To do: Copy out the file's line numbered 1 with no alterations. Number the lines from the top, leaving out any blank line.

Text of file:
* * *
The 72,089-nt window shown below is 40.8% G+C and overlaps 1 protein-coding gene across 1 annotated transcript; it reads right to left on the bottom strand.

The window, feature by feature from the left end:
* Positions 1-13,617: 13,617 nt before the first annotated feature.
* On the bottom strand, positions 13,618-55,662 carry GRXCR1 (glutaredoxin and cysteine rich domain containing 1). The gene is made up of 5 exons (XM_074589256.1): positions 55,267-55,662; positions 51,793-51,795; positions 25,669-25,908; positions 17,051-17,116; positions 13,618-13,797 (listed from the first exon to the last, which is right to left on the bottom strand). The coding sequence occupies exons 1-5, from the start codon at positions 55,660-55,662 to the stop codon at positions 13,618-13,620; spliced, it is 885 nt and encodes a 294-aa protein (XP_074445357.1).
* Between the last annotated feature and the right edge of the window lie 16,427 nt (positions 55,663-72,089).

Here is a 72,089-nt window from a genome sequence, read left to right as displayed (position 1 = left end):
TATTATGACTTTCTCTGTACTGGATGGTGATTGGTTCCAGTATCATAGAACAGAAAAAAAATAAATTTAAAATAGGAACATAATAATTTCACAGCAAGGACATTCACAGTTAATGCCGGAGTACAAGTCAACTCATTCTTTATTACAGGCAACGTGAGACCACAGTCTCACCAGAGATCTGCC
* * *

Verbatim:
The 72,089-nt window shown below is 40.8% G+C and overlaps 1 protein-coding gene across 1 annotated transcript; it reads right to left on the bottom strand.